The Peasants' Revolt was an uprising in England in 1381, brought on by economic and social upheaval that had been growing since the Black Death thirty years earlier. The rebels, coming from a wide spectrum of rural society, sought a reduction in the high taxes financing the Hundred Years' War, an end to the system of unfree labour known as serfdom and the removal of the King's senior officials and law courts. Inspired by the radical cleric John Ball and led by Wat Tyler, Kentish rebels entered London on 13 June. They destroyed the Savoy Palace and set fire to law books and buildings in the Temple. The following day, the fourteen-year-old King Richard acceded to most of the rebels' demands, including the abolition of serfdom; meanwhile, the Lord Chancellor and the Lord High Treasurer were killed in the Tower of London(pictured). On 15 June Richard met Tyler and the rebels at Smithfield, but violence broke out and Tyler was killed by the king's party. A London militia then dispersed the rebel forces and Richard rescinded his previous grants to the rebels. Troubles extended as far as East Anglia, Yorkshire and Somerset, but most of the rebel leaders were tracked down and executed, and at least 1,500 rebels were killed. (Full article...)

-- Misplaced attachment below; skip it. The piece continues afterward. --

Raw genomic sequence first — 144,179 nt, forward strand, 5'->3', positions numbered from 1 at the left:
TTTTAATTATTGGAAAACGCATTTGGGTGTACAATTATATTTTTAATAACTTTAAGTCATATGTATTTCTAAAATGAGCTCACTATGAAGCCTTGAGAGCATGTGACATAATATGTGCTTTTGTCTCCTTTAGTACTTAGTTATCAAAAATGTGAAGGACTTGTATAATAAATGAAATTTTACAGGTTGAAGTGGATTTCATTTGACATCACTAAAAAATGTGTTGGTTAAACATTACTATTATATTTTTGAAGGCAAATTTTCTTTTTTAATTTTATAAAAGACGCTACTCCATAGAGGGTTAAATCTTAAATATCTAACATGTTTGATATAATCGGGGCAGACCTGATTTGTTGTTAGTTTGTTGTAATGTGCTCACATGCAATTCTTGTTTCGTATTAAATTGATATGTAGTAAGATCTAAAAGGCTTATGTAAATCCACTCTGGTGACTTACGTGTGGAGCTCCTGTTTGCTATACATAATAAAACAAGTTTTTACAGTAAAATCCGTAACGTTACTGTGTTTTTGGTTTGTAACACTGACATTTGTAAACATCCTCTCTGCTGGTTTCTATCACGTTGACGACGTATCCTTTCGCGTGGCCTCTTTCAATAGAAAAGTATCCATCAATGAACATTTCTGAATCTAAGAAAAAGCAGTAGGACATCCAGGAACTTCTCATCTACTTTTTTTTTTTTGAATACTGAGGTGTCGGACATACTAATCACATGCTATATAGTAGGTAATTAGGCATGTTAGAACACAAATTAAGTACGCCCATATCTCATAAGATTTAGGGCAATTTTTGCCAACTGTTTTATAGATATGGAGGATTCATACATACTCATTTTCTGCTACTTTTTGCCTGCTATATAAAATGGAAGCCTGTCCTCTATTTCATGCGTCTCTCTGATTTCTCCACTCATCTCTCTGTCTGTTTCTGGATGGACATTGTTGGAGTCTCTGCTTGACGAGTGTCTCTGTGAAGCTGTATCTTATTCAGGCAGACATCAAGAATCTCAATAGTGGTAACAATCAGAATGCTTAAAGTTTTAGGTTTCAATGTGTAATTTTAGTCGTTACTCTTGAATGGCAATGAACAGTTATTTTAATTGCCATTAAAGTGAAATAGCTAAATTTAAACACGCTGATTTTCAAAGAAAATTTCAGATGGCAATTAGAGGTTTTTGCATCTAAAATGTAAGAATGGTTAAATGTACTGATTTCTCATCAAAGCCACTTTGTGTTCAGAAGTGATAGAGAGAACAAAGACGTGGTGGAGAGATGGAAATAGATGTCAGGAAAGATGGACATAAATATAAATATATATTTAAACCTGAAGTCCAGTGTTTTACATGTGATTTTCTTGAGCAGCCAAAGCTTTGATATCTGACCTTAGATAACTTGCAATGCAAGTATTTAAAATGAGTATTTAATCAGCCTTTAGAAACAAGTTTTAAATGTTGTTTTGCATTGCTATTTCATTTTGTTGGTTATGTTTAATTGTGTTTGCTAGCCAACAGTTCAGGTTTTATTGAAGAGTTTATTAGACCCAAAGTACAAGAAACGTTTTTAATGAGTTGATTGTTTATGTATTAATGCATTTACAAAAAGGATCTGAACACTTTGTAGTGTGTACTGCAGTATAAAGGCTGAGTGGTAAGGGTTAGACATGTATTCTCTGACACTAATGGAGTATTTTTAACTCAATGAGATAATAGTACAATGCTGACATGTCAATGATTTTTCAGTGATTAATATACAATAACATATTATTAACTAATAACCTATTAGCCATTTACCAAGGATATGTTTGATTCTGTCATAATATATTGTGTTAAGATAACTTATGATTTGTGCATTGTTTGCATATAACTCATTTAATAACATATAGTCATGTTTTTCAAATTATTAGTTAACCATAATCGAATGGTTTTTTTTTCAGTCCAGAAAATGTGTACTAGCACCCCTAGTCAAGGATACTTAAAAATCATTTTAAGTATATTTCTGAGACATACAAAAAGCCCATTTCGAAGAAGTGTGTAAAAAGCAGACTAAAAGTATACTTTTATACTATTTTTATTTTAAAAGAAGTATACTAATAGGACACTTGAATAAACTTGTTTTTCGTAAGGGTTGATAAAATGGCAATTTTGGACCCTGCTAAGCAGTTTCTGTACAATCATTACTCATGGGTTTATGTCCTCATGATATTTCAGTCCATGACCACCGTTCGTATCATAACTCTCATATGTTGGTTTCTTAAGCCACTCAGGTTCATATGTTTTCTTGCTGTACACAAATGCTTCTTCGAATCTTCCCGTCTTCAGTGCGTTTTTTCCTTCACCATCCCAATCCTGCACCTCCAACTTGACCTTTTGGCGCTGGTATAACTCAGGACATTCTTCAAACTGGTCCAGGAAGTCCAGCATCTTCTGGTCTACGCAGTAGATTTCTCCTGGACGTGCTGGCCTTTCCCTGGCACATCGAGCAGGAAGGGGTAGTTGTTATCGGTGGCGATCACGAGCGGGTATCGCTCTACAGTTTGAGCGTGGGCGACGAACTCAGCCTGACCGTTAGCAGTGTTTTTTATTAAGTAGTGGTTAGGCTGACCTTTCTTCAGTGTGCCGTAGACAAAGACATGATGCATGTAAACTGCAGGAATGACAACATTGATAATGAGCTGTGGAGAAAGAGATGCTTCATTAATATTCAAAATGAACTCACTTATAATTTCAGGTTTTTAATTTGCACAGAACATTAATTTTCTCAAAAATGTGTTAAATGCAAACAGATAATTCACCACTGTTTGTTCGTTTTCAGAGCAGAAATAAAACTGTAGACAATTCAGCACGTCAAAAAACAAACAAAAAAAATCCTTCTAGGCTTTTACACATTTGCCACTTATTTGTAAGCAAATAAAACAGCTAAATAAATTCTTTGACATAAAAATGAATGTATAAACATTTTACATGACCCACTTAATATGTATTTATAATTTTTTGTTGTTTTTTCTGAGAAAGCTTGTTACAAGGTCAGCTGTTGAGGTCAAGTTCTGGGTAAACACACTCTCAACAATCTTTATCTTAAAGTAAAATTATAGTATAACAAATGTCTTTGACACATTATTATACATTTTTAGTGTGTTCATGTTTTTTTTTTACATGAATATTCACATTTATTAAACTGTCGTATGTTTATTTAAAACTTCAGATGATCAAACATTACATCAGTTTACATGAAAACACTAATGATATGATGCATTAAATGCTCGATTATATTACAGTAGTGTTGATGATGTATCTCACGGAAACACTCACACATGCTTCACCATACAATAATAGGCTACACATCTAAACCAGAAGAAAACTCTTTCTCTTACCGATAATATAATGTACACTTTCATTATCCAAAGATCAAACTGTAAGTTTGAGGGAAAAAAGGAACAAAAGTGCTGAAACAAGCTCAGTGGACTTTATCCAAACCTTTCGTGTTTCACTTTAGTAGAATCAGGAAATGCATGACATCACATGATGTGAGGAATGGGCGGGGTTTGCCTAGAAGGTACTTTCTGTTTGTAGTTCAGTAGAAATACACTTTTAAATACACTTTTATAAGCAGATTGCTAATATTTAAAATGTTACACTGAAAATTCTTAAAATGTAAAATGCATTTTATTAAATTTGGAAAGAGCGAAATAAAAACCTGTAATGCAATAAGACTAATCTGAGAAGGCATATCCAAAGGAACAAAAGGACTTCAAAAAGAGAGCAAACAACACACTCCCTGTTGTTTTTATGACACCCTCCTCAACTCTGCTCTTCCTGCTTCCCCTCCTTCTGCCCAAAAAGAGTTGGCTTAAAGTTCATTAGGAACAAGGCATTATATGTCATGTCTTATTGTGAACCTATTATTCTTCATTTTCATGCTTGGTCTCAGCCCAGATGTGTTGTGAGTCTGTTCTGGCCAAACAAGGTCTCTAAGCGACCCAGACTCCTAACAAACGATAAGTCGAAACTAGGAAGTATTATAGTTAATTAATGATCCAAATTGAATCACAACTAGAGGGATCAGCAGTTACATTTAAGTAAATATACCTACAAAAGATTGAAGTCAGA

The skull of a proto-Nazcan person (c. 200-100 BC), which has been artificially shaped. In the proto-Nazcan culture, this was achieved by binding a cushion to an infant's forehead and a board to the back of the head, creating an elongated shape. It is unknown why this was done; theories suggest that this was meant to create an ethnic identity, form the individual into a social being, or illustrate social status.